08/05/2003 11:00PM

Hot sires sometimes fly under radar

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LOUISVILLE, Ky. - Look for Northern Afleet in the list of leading second-crop sires and you'll be looking for a while. He ranks 31st, according to the latest Equineline statistics.

Search for a graded winner by him, and your search will do nothing but exhaust you. He has not sired a graded winner.

But look up the success of his offspring as first-time starters, and suddenly he starts looking like Carson City. Northern Afleet's foals have won 9 of 31 races in which they have debuted (29 percent). Another 13 have finished second or third, reflecting an in-the-money percentage of 71.

Yet he isn't on the radar screen of many handicappers. Up until a few weeks ago, he wasn't on mine, either. I remembered him winning some graded stakes on the West Coast in the late 1990's - he won the Grade 2 San Fernando, Grade 2 San Carlos, and Grade 3 San Diego - but in terms of his ability as a sire, I didn't pay him any notice. Neither did anyone else, apparently.

If a gambler had wagered on all of his first-out runners, he would have almost doubled his money. The nine winners went off at an average of 4.3-1, and four of his offspring finished second in their debuts at odds of 22-1 or higher.

It hasn't been just his first-timers that have done well. The combined record of his U.S. runners is 39 for 183 (21 percent). Any progeny win percentage above 15 percent is well above average.

Given the buzz that took place last year when Elusive Quality's babies won so frequently at first asking, why have Northern Afleet's accomplishments been overlooked?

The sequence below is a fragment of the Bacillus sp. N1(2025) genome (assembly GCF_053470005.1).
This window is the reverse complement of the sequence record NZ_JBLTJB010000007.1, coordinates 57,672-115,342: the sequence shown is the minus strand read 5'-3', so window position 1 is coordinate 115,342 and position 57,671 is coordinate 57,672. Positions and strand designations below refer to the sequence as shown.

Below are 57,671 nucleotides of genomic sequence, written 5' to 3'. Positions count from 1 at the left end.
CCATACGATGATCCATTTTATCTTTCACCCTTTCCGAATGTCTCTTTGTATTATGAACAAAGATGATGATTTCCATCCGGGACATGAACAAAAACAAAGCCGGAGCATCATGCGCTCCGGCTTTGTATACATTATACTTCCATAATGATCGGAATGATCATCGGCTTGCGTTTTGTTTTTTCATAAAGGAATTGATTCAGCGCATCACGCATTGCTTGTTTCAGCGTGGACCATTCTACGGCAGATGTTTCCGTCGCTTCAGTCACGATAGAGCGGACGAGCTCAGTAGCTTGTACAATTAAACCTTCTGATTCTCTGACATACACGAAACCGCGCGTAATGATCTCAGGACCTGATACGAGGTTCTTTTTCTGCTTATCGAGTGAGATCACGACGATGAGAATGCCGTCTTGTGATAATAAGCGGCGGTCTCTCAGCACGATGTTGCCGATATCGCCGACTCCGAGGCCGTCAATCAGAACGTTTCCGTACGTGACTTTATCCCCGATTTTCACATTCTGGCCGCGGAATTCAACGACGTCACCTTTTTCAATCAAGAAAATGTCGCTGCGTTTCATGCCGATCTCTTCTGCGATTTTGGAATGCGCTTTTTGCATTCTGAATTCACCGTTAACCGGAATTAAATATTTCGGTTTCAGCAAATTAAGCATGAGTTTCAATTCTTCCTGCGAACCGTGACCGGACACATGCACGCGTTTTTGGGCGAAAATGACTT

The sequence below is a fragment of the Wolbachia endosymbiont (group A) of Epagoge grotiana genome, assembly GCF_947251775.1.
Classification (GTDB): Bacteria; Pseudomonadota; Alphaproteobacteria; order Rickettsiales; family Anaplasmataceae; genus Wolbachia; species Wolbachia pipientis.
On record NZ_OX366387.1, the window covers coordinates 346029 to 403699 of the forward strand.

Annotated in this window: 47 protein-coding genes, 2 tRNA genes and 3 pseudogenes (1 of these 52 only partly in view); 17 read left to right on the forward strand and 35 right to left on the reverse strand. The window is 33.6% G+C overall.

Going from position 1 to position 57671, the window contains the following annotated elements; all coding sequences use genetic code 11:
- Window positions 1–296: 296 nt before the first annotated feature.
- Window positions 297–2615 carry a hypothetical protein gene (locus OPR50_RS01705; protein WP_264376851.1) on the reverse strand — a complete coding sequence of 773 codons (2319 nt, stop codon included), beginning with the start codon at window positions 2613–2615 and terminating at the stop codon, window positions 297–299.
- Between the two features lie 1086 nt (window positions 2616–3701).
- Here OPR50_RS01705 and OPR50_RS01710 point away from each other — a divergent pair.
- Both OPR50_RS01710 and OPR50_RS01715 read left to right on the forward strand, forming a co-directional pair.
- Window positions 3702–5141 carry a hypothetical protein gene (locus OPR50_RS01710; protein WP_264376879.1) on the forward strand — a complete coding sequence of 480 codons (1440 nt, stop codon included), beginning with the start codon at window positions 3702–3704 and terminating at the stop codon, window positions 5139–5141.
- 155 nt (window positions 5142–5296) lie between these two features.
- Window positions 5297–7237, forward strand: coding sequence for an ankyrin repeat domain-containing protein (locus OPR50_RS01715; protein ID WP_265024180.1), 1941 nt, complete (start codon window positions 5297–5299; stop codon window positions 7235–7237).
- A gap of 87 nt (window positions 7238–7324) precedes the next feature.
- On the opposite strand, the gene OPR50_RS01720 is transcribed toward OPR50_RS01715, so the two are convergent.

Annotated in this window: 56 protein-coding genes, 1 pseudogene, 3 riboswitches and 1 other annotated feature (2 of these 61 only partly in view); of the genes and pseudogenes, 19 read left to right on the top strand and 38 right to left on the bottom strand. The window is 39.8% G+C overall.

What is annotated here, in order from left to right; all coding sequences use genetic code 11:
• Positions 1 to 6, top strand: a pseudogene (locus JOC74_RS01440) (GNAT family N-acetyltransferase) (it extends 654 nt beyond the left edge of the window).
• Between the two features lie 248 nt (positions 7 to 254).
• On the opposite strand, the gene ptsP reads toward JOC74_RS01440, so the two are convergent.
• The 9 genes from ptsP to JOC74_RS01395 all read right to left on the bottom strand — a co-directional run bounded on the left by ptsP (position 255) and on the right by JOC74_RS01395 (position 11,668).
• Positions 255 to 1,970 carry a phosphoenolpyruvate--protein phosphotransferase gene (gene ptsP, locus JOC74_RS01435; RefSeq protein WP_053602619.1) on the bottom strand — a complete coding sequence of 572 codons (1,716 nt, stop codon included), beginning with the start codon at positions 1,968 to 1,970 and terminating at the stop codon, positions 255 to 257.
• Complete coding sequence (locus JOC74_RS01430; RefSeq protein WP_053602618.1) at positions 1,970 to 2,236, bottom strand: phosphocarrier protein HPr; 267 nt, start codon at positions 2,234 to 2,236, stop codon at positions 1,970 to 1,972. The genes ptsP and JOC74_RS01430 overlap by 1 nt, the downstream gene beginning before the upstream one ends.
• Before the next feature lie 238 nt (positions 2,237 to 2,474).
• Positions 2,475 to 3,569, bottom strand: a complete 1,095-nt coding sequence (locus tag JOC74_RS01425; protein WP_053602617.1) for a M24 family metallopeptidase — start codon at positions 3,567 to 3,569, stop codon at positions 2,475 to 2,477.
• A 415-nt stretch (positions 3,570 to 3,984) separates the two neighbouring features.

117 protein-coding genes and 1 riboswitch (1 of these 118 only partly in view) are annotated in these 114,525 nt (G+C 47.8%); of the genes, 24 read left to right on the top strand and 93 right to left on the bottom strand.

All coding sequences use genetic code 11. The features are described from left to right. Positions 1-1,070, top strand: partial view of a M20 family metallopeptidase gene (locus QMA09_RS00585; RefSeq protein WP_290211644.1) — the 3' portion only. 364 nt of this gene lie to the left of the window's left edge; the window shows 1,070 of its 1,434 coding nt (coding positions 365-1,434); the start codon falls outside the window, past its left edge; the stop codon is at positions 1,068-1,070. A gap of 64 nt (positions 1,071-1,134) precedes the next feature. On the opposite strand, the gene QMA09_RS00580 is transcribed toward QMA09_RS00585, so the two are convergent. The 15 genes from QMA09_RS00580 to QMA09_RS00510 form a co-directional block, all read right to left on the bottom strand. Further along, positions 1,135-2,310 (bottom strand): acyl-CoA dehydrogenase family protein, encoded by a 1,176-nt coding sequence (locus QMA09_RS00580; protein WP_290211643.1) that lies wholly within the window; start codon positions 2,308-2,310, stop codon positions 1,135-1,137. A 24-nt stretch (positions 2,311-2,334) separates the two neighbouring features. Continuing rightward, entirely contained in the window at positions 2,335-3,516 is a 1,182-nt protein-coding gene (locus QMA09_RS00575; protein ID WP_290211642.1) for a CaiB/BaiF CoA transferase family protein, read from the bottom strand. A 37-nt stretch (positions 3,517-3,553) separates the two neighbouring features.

He lacks a "big" horse. Northern Afleet, a son of Afleet and the Nureyev mare Nuryette, has sired just one black-type stakes winner, G P Fleet, who won a turf stakes at Ellis Park this summer. His richest runner is Paris Adventure, who has made $82,144 in 11 races.

By contrast, leading second-crop sires Distorted Humor and Grand Slam have such foals as Funny Cide and Strong Hope, respectively, to keep them in the public's eye.

That Northern Afleet has gone largely unnoticed is good news for horseplayers who bet pedigrees. Wagering on expensive sons of Storm Cat and A. P. Indy results in betting on underlays, no matter how talented they are.

You can, however, uncover "value" sires like Northern Afleet that slip through the cracks. Thankfully, Northern Afleet is not the only promising young stallion who has received little fanfare.

I like to search for these types by digging through the leading-sires lists found in racing publications. I begin by isolating sires with fewer starters than the leaders, and then focus further on those sires whose overall progeny earnings are less influenced by one successful horse.

For example, a sire like Deputy Commander would not fall on my target list. He is fourth on the second-crop standings, but one horse of his, Ten Most Wanted, has accounted for a third of his 2003 progeny earnings.

But such sires as Lucky Lionel, Will's Way, and Concerto would make my early "value" list because they have had fewer starters, and, despite lacking a major earner, they have done well as sires. They have sired good everyday horses, the type you might find running successfully in a midlevel race during the week.

With computers, the research can then be taken a step or two further. A good plan is to download a stallion progeny report on the sires of interest. The past performances on the sire's foals can also be printed. This gives handicappers the ability to see for themselves how they do first out, how they fare when stretched out, and how they perform on turf.

Some progeny computer reports give you the names of all of a sire's named foals. This proves rewarding with unraced babies. They can then be plugged into Stable Mail, and regardless of where they race, an e-mail will be sent, alerting the Stable Mail user that they have been entered to race.

That way, there is no more frustration of missing out on a play at a small track not ordinarily followed. That is key with a sire like Northern Afleet: His debut winners have come everywhere from Monmouth to Albuquerque.